LUTZ A couple of months after her oldest daughter brought home a new man, Barbara Freiberg sat in front of her computer and typed his name.
"I just check out all my kids' boyfriends," she said. "They know I do it, too. I just want to make sure who you're seeing. For their safety."
Barbara Freiberg's search didn't reveal that Covington was serving one year's probation for drunken driving and possession of a controlled substance, that he had been arrested three times since January 2006, that he had been hospitalized under the provisions of the state Baker Act after officers found him in his home with three dead, mutilated cats.
"It didn't show anything," she said. "Had we seen that he's been arrested for the things that he's been arrested for, I know Lisa would have never started dating him. I know it. I know it. She never would have let her kids get close to him."
During an hourlong interview with the St. Petersburg Times on Thursday, Keith and Barbara Freiberg didn't want to talk about what they discovered inside their daughter's mobile home Monday morning.
Nor did they want to talk about Edward Allen Covington, Lisa Freiberg's live-in boyfriend, the man Hillsborough County sheriff's deputies say confessed to "choking, beating, stabbing, dismembering and mutilating" her and her two children and killing their family dog.
Covington is being held at Falkenburg Road Jail "in confinement and under observation," said sheriff's spokeswoman Debbie Carter. He's charged with three counts of first-degree murder, three counts of abuse to a dead human body and cruelty to an animal.
The Freibergs wouldn't even call him by name. The "monster," her father said.
They wanted to talk about Zachary, 7, and how much he loved his Mimi and Doodlelu names he gave his grandmother and grandfather.
And Savannah, 2, who had just figured out how to use the potty.
And "I want to focus on Lisa," her mother said.
Lisa Freiberg was born Oct. 6, 1981. She was the first of the couple's three children, which include Shawn, 24, and Ashley, 21. Her parents say Lisa was a clone of her dad and, appropriately, a daddy's girl.
As far back as they can recall, Lisa was fascinated with animals. "It was like it was born in her," her mother said.
One time, during a vacation at her grandfather's home in Michigan, she brought a handful of frogs to her parents. "Had to keep the little frogs in a jar for a day or two and turn 'em loose," Keith Freiberg said.
When she was 16 and had saved up enough money from babysitting and a loan or two from Mom and Dad, she bought a horse and named him Skylar.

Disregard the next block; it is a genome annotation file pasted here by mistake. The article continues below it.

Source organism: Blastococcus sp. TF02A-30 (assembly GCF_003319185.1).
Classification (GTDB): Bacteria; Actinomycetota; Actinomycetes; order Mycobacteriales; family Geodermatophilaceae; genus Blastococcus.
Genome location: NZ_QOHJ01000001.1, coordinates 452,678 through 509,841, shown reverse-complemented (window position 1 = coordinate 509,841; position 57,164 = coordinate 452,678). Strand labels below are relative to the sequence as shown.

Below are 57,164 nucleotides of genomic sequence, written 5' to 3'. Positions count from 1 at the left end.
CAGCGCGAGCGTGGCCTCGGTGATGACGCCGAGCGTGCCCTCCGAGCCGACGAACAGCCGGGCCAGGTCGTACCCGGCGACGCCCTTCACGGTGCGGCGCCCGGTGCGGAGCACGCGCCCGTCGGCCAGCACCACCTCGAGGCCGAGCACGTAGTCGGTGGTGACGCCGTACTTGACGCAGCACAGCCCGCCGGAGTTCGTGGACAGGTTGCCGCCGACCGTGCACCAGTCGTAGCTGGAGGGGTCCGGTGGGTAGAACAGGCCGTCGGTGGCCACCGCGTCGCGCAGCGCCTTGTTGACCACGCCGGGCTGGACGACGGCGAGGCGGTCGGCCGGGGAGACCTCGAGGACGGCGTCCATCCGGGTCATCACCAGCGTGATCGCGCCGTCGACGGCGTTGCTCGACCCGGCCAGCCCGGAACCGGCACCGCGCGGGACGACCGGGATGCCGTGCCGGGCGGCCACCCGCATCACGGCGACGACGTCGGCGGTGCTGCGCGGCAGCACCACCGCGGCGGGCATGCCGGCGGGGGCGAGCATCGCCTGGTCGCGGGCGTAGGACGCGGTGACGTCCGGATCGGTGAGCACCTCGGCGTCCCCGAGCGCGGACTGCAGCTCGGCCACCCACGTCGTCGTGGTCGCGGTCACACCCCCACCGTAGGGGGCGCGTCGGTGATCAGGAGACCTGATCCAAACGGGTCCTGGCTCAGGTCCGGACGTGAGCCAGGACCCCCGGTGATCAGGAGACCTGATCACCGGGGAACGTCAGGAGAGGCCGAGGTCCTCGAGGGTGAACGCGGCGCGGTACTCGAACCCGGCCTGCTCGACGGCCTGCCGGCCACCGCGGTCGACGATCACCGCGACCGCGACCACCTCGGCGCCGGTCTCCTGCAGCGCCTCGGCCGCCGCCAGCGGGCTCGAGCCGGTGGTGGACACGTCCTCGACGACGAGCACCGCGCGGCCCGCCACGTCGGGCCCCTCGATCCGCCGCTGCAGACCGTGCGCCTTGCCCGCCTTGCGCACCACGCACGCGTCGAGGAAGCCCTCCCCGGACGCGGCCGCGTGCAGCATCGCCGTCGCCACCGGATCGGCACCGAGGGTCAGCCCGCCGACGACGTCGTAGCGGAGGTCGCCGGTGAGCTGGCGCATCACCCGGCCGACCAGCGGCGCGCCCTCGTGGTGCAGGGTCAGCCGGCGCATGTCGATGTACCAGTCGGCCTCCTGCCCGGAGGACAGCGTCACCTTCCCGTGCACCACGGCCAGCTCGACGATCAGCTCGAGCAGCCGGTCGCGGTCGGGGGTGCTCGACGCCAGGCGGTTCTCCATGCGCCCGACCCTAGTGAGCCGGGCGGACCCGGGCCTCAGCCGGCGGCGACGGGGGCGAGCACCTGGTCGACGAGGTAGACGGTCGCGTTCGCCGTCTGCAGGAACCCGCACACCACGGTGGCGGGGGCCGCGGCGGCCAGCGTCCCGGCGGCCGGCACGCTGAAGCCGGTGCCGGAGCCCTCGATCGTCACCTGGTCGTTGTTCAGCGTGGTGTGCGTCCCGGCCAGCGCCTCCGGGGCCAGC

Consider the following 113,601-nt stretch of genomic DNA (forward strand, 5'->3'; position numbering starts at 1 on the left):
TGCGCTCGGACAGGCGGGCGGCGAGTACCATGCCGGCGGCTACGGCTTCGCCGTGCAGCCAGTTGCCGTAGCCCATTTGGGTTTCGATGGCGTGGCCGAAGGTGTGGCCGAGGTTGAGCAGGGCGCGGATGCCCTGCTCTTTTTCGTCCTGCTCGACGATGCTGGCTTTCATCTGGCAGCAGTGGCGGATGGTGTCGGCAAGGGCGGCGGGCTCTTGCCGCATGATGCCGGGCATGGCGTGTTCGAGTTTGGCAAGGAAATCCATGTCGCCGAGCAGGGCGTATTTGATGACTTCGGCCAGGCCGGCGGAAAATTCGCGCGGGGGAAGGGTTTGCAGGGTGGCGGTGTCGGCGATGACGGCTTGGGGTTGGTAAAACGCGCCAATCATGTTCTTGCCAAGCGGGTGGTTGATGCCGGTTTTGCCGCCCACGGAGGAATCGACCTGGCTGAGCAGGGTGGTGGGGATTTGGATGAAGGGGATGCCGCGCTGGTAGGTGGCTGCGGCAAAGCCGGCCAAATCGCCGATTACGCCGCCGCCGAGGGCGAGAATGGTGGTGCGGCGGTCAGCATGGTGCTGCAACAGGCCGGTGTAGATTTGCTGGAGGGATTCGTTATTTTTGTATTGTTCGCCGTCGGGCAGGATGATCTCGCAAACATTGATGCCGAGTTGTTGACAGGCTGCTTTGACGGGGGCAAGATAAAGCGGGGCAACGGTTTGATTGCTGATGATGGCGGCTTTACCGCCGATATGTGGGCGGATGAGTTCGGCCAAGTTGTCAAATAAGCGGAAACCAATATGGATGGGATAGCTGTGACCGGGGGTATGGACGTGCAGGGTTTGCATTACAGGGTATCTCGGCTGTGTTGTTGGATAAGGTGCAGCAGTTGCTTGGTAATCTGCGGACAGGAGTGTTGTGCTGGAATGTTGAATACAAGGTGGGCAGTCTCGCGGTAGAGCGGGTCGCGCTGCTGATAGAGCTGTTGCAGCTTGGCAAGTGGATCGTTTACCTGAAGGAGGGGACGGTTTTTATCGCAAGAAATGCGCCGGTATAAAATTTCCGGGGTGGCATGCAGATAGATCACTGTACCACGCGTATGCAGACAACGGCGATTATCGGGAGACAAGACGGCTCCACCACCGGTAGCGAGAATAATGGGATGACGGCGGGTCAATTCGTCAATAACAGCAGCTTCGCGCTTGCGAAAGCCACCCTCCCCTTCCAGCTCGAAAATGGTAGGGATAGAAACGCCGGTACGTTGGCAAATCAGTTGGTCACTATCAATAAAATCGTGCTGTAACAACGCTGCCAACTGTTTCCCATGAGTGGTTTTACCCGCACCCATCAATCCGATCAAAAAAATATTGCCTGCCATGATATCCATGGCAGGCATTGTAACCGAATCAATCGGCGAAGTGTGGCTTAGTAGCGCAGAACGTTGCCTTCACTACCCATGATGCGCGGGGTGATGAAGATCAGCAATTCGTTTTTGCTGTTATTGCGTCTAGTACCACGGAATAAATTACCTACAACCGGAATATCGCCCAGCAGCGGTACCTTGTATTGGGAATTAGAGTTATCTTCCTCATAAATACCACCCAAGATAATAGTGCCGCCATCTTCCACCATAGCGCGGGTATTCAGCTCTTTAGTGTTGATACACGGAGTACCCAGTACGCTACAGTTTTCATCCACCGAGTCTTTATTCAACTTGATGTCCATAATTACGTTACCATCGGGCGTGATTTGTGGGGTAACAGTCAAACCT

"She'd rather have a horse before a car," her father said. "She could ride downtown. Fine with her. She didn't care."
Lisa wasn't one of those frilly girls. She didn't like to wear dresses and put on makeup. "She was a blue jean tomboy," he said.
She attended Wharton High in New Tampa. It wasn't her first choice. Since she was 7, she had wanted to be veterinarian. She tried to get into Gaither High's preveterinary program on special assignment, but overcrowding thwarted those plans.
At Wharton, she was an average student. "Wasn't bad, wasn't the greatest," Barbara Freiberg said. She had a speech impediment, which made it hard for people to understand her.
Despite those obstacles, she was a member of the school's first graduating class in 2000.
"It was hard," her mother said, "but I did get her to wear a dress for her graduation."
Lisa wanted to start college at some point, just not right after high school, her parents said.
"Probably a mistake on her part," Barbara Freiberg said. "Once you wait, you usually don't end up doing it."
And that's what happened.
She gave birth to Zachary on Jan. 13, 2001. Savannah came along four years later. Savannah's dad, Tom Fish, was nearly 20 years Lisa's senior.
Her parents didn't like the age disparity, but by then Lisa had moved out of their house and into a mobile home five minutes away. It was her late grandfather's winter retreat, but early Sunday, it became the site of what Hillsborough Sheriff David Gee called the "most horrific crime scene I've ever seen."
The Freibergs were preparing for Savannah's third birthday, which would have been on Tuesday. They were going to have a party at their E Lake Burrell Drive home on May 24. They always hosted the grandchildren's parties because their back yard was bigger than Lisa's.
Instead, they're making funeral plans at the family's church, Gateway Christian Assembly of God, 14200 Central Ave., Tampa, where Savannah had just started Sunday school two weeks ago. Mourners will gather there at 3 p.m. Sunday to celebrate her life, her brother's, her mother's.
Barbara Freiberg clings to pillows she made for Zachary and Savannah. She outfitted Zachary's with SpongeBob SquarePants and Savannah's with teddy bears.
"I'll never wash it," she said. "I can smell them on here."